Step By Step Guide to Choosing a Dog Breed
Dog lovers everywhere devote so much time choosing the
right dog breeds before they decide to purchase a dog. For them, the dog’s breed is one contributing factor to
its value. That is why most families who decide to get some dogs, they know that choosing the right breed is
Today, there are 70 million dogs in the United States but
the American Kennel Club only recognizes 143 breeds of dogs. Still, with these numbers, choosing the right kind
of dog breed for the family can be very tedious.
However, most pet shop owners contend that the reasons why the preference of the people in
choosing their dogs may vary from one person to another is because each person has its own pre-conceived idea what
he wants in a dog. It all depends on the physical attributes.
There are those who fancy the size, the shape of the
face, the looks, or even the temper. But whatever preference an individual has regarding his choice for dogs,
still, there are important factors that one must remember in choosing a particular dog breed.
Did you know that there are several hundred dog breeds?
With that large number of breeds to choose from, how do people manage to decide which breed is right for them?
Luckily, you can narrow down the choices and find the right dog breed by following a few simple
First, consider your available space. Do you live in an
apartment? If so, you will want to rule out large dogs. Look for dogs in the Toy group, such as Yorkshire
Terriers, or some of the smaller dogs in the Terrier group, like the Miniature Schnauzer. Many people tend to
forget this factor. The area of the house should be the primary factor to consider before buying the best dog
If you have children, you will want to consider the size
of your dog, as well. Very small dogs, such as Chihuahuas or Maltese, can be very delicate and are often
accidentally injured by young children. On the other hand, very large dogs, such as Boxers or Saint Bernards,
can be overly boisterous as puppies and can accidentally turn your child into a human bowling pin. Consider
medium sized breeds, such as Fox Terriers or Lhasa Apsos, instead.
Next, consider how much exercise you can give your dog.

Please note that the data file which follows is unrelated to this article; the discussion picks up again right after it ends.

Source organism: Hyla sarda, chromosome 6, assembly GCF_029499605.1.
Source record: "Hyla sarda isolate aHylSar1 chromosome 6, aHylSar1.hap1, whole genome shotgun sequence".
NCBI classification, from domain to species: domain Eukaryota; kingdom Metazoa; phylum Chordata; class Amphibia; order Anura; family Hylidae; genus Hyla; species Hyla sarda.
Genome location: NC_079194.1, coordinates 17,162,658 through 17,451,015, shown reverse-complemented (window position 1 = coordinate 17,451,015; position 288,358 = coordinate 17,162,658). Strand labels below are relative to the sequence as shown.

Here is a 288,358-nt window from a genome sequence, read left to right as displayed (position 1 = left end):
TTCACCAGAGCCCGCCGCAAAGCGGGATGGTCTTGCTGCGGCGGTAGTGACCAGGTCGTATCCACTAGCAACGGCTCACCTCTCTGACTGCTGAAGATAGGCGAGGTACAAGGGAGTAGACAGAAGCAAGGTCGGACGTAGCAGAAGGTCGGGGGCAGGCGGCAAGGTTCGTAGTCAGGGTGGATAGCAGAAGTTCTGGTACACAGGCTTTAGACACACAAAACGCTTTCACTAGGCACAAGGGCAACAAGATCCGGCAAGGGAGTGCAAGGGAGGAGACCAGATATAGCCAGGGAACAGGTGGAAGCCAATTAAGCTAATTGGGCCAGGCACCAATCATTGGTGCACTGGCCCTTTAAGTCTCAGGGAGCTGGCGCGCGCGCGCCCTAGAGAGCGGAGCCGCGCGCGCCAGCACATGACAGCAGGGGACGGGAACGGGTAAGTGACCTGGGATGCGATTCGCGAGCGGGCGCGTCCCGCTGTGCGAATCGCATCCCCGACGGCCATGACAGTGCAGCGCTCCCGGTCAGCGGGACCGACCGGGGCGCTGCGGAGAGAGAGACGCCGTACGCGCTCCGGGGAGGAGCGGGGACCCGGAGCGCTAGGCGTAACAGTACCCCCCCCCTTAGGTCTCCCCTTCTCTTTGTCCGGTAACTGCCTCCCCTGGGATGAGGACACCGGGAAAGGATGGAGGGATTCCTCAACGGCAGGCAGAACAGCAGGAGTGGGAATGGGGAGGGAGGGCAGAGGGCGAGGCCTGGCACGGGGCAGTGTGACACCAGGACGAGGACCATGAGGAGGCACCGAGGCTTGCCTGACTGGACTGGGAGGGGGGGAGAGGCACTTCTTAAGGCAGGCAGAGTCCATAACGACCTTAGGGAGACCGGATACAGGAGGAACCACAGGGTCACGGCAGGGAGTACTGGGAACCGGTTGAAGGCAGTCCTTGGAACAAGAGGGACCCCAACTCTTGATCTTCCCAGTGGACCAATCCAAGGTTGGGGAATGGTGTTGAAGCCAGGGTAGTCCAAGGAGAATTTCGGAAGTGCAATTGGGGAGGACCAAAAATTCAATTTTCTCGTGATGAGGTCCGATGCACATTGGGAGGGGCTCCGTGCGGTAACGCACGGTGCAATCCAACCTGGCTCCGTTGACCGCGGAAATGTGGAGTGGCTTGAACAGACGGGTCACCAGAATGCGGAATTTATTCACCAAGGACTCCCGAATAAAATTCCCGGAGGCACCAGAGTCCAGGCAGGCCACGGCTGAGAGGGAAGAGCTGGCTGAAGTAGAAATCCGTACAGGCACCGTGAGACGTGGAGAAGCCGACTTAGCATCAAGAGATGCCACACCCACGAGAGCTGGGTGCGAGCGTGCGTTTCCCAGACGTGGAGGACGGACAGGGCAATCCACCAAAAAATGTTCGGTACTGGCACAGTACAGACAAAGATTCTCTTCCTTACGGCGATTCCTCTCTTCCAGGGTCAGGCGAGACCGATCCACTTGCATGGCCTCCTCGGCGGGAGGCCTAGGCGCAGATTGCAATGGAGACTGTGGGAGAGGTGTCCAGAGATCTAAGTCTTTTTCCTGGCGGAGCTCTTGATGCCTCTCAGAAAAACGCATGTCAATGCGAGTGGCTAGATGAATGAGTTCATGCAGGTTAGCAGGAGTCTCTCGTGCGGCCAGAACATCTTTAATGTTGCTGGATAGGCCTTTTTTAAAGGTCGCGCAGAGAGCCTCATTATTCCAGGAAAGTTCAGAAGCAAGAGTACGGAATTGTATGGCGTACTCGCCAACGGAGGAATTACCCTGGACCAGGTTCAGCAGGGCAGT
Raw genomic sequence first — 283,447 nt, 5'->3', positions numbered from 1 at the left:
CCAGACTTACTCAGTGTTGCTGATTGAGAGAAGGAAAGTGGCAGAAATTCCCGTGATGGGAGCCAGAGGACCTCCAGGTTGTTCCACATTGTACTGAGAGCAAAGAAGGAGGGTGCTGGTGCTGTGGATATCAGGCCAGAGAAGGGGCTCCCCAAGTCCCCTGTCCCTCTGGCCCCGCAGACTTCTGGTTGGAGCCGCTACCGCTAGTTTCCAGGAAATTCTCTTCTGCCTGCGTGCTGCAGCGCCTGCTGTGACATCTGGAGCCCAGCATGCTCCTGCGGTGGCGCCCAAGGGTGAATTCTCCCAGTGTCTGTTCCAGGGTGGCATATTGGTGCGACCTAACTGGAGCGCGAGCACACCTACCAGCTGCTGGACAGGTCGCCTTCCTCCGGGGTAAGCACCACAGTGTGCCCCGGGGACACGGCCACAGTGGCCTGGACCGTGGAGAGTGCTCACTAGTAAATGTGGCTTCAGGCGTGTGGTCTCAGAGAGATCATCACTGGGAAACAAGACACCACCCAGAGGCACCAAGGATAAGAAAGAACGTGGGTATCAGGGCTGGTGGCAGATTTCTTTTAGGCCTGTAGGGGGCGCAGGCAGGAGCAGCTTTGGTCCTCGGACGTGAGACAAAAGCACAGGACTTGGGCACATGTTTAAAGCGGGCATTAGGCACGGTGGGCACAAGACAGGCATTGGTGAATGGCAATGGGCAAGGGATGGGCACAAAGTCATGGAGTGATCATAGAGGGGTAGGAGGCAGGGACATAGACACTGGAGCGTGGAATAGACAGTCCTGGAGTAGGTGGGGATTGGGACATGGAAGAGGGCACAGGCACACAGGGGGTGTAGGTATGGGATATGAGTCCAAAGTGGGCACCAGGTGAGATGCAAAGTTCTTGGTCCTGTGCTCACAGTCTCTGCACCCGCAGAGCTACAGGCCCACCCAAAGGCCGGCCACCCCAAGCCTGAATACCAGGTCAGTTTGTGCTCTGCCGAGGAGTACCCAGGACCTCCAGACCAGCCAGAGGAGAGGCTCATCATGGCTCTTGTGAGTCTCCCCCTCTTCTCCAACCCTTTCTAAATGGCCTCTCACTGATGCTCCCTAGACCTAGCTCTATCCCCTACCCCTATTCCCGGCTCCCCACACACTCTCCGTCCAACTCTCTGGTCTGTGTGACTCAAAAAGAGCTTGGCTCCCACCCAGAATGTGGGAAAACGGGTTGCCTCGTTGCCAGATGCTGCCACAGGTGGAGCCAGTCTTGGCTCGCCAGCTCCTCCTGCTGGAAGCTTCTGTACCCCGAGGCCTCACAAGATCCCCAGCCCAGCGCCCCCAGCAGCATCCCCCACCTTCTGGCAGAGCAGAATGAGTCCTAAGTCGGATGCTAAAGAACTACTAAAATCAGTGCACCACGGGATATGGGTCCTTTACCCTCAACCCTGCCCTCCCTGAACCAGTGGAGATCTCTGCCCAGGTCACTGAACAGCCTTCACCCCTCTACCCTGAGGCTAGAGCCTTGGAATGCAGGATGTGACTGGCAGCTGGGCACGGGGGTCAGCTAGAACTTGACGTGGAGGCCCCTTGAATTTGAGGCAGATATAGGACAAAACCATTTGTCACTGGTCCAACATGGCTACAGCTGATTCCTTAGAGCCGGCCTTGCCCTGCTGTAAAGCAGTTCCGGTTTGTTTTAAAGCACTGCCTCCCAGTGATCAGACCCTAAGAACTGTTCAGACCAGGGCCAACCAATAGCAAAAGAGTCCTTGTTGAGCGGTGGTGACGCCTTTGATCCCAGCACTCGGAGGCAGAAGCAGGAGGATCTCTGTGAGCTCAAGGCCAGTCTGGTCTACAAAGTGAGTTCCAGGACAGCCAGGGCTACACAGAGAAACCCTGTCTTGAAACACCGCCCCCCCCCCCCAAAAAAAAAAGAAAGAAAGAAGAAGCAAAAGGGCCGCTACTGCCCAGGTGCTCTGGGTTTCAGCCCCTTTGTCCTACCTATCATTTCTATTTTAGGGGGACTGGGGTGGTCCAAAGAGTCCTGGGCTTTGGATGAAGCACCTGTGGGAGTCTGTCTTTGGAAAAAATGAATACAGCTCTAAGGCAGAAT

If you have a home with a fenced yard, your dog will be able to get some exercise on his own. However, dog
breeds in the Sporting, Hound, and Herding groups are very high energy animals and you will need to have enough
time to provide them with more intensive exercise. Plan to take a lot of long walks with your dog or go for a
daily romp in the park. After all, these dog breeds were bred to work hard and don't do well unless they have a
job to do or a way to burn off excess energy.
Finally, don't forget to consider grooming needs. For
people who would love to buy dogs but they don’t have time to devote so much on grooming, then, it’s best to buy
those that doesn’t need too much attention on hair grooming like the Terriers. This kind of breed of dogs has
short hairs so they don’t need a lot of fuss on their hair. Some dog breeds only need a half hour or so of
grooming a week, while others need to be groomed for an hour a day. If you are short on time, don't buy a
Standard Poodle or a Maltese, unless, of course, you plan to take your dog to a groom. Breeds like Boston
Terriers or Whippets are good choices for people who don't have time to do a lot of grooming.
Once you decide which breed of dog you want, you will
need to consider the age of the dog. Many people opt to buy a cuddly little puppy instead of an older dog. While
puppies have not developed any bad habits, it will be up to the new owner to be sure that the puppy becomes
housebroken and obedience trained. Older dogs are frequently already housebroken and usually have some obedience
training. They are also more likely to be less hyper and less destructive. However, they can have behavioural
problems or health problems that prompted the former owner to find them a new home.
Do you want to buy a puppy? If so, you will need to find
a reputable dog breeder who has a litter of the breed you are interested in. Often, a good breeder will have a
waiting list for puppies. If you aren't the patient sort, you may be tempted to buy a puppy from a pet store.
However, many pet store puppies come from puppy mills and have genetic health defects, bad temperaments, or
other problems. It is usually safest to buy a puppy directly from the breeder.
If you are interested in an older dog, you may want to
visit your local animal shelter or call a breed rescue. These groups evaluate the dogs' health and temperament
before adopting them out.
Once you've narrowed down the breed choices and have
decided which dog is right for you, don't get too relaxed. After all, you still have one more important decision
to make, what to name your new companion!